Greenblum & Bernstein, P.L.C.
REEXAMINATION AND POST-GRANT
PRACTICE GROUP NEWSLETTER
keePing TABs No. 7
In This Issue
· Ongoing Tally of Filed IPR and CBM Petitions
· Recent Activity at PTAB
· Other PTAB Matters
Ongoing Tally of Filed IPR and CBM
On September 16, 2012, the USPTO began accepting petitions seeking to initiate inter partes review proceedings (“IPR petitions”) and petitions for post grant review against certain patents directed to covered business methods (“CBM petitions”). As of April 25, 2013, 234 petitions for IPR or CBM proceedings have been identified in the PTAB’s listing of proceedings. During April 2013 (through April 25), 22 petitions for IPR and 4 petitions for CBM were filed.
As of this writing, the PTAB has instituted or terminated 68 of the 234 listed proceedings. March and April were exceptionally busy, with 49 of the 68 institutions or terminations having come in that period. No termination has yet been the result of a final written decision pursuant to 35 U.S.C. § 318 or § 328.
Through April 25, 2013, 11 CBM proceedings and 45 IPR proceedings have been instituted (totaling 56 proceedings).
Twelve other proceedings have been “terminated” in one way or another:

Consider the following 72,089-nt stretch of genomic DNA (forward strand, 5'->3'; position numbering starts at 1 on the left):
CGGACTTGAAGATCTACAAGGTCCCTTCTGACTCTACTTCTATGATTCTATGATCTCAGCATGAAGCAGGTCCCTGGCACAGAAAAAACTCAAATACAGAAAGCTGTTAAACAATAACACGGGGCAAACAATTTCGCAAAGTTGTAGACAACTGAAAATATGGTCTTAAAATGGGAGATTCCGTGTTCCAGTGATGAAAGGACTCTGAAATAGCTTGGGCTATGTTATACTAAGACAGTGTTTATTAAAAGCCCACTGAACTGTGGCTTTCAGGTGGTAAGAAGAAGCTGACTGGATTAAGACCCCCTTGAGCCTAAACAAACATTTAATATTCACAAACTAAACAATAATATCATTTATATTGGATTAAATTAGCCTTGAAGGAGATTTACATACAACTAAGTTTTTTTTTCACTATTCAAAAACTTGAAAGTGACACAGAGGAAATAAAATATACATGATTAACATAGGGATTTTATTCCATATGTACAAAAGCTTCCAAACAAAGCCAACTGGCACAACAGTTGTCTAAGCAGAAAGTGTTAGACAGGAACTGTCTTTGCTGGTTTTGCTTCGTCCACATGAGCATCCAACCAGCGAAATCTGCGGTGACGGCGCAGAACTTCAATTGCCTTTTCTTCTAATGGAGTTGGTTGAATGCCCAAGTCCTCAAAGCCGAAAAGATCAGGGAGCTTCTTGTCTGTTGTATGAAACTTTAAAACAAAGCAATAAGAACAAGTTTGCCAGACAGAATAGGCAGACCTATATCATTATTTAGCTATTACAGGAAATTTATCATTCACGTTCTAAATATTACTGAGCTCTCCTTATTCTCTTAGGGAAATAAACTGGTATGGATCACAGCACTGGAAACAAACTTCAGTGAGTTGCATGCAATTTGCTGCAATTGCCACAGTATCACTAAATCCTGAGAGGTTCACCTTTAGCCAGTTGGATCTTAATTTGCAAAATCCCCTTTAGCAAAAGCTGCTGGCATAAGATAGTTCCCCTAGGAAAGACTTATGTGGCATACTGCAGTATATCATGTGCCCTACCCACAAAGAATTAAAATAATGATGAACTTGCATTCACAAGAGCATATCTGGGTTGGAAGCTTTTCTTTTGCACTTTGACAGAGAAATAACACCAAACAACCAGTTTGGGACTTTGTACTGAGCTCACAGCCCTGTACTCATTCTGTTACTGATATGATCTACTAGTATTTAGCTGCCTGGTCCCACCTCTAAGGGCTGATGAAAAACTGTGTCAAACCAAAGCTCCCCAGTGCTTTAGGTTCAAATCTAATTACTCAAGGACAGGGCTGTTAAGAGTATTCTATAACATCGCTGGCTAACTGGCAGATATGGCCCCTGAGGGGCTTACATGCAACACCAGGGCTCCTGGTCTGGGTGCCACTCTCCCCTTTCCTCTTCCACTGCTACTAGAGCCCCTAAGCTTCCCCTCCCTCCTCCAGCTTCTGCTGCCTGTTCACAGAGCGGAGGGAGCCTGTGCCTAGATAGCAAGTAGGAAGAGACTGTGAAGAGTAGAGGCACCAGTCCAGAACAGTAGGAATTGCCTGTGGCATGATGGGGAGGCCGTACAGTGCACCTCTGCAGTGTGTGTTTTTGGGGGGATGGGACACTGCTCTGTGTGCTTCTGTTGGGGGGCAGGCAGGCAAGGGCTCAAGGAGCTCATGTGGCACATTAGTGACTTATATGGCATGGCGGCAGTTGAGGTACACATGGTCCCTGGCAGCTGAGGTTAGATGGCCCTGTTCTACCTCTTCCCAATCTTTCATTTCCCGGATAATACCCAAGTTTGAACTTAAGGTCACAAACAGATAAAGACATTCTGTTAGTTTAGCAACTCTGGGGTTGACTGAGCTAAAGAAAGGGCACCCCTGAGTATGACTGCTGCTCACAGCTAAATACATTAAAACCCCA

· IPR2013-00105 we dismissed on 3/13/13. This proceeding was initially believed to be a misdirected request for reexamination, per Paper No. 2, mailed 1/9/13. Later, IPR2013-000124, involving the same patent and parties, was filed.
· Three proceedings settled: IPR2013-00078 and -00079 on 2/12/13, and IPR2013-00108 on 3/18/13. See 35 U.S.C. § 317.
· Eight proceedings were denied institution: CBM2012-00011 on 2/25/13; CBM 2013-00001 on 2/27/13; CBM2013-00003 on 3/15/13; IPR2012-00041 on 2/22/13; IPR 2013-00022, and -00023 on 4/11/13; IPR 2013-00027 on 4/2/13; and IPR 2013-00054 on 4/8/13.
The PTAB is carefully scrutinizing the proposed bases for rejection in each proceeding and, in many instances, instituted a trial on less than all the grounds advanced by the petitioner. In some instances, a patent has been challenged in more than one proceeding by the same petitioner, with the result that one petition is granted and another denied. See e.g., note USP 7,124,088 challenged in CBM2012-00010 (petition granted) and -00011 (petition denied); USP 7,877,269 challenged in CBM2013-00001 (petition denied) and -00002 (petition granted); USP 8,090,598 challenged in CBM2013-00003 (petition denied) and -00004 (petition granted);
Recent Activity at the PTAB